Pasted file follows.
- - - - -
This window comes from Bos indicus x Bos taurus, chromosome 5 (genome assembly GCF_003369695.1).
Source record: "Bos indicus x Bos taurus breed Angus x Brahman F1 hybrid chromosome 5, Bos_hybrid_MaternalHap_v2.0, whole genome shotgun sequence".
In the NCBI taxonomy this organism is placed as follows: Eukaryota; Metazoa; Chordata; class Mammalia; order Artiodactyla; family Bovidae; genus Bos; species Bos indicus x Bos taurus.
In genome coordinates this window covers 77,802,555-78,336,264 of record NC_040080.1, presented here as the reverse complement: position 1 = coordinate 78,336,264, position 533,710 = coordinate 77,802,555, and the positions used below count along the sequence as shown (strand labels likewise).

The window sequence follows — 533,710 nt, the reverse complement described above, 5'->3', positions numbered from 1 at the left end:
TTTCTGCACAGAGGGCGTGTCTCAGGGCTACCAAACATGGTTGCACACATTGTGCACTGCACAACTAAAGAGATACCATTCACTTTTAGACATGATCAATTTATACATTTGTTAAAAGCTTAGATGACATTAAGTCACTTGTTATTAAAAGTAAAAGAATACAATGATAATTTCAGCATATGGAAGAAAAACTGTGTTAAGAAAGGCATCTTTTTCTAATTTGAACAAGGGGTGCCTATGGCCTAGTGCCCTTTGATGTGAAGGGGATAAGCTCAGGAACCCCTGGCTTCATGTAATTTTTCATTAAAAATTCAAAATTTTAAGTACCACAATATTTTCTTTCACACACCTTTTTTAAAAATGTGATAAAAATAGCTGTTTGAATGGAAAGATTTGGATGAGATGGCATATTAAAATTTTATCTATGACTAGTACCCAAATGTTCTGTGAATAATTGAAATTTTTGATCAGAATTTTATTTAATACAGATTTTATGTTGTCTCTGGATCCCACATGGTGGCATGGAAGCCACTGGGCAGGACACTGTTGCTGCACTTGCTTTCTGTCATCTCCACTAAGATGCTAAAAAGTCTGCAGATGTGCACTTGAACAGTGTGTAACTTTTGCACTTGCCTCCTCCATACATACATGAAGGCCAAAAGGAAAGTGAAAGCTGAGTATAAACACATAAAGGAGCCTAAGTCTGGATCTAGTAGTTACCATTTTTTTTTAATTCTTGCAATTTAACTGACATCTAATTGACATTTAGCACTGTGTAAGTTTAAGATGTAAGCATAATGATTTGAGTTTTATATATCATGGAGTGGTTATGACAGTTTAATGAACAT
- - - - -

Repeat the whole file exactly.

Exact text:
This window comes from Bos indicus x Bos taurus, chromosome 5 (genome assembly GCF_003369695.1).
Source record: "Bos indicus x Bos taurus breed Angus x Brahman F1 hybrid chromosome 5, Bos_hybrid_MaternalHap_v2.0, whole genome shotgun sequence".
In the NCBI taxonomy this organism is placed as follows: Eukaryota; Metazoa; Chordata; class Mammalia; order Artiodactyla; family Bovidae; genus Bos; species Bos indicus x Bos taurus.
In genome coordinates this window covers 77,802,555-78,336,264 of record NC_040080.1, presented here as the reverse complement: position 1 = coordinate 78,336,264, position 533,710 = coordinate 77,802,555, and the positions used below count along the sequence as shown (strand labels likewise).

The window sequence follows — 533,710 nt, the reverse complement described above, 5'->3', positions numbered from 1 at the left end:
TTTCTGCACAGAGGGCGTGTCTCAGGGCTACCAAACATGGTTGCACACATTGTGCACTGCACAACTAAAGAGATACCATTCACTTTTAGACATGATCAATTTATACATTTGTTAAAAGCTTAGATGACATTAAGTCACTTGTTATTAAAAGTAAAAGAATACAATGATAATTTCAGCATATGGAAGAAAAACTGTGTTAAGAAAGGCATCTTTTTCTAATTTGAACAAGGGGTGCCTATGGCCTAGTGCCCTTTGATGTGAAGGGGATAAGCTCAGGAACCCCTGGCTTCATGTAATTTTTCATTAAAAATTCAAAATTTTAAGTACCACAATATTTTCTTTCACACACCTTTTTTAAAAATGTGATAAAAATAGCTGTTTGAATGGAAAGATTTGGATGAGATGGCATATTAAAATTTTATCTATGACTAGTACCCAAATGTTCTGTGAATAATTGAAATTTTTGATCAGAATTTTATTTAATACAGATTTTATGTTGTCTCTGGATCCCACATGGTGGCATGGAAGCCACTGGGCAGGACACTGTTGCTGCACTTGCTTTCTGTCATCTCCACTAAGATGCTAAAAAGTCTGCAGATGTGCACTTGAACAGTGTGTAACTTTTGCACTTGCCTCCTCCATACATACATGAAGGCCAAAAGGAAAGTGAAAGCTGAGTATAAACACATAAAGGAGCCTAAGTCTGGATCTAGTAGTTACCATTTTTTTTTAATTCTTGCAATTTAACTGACATCTAATTGACATTTAGCACTGTGTAAGTTTAAGATGTAAGCATAATGATTTGAGTTTTATATATCATGGAGTGGTTATGACAGTTTAATGAACAT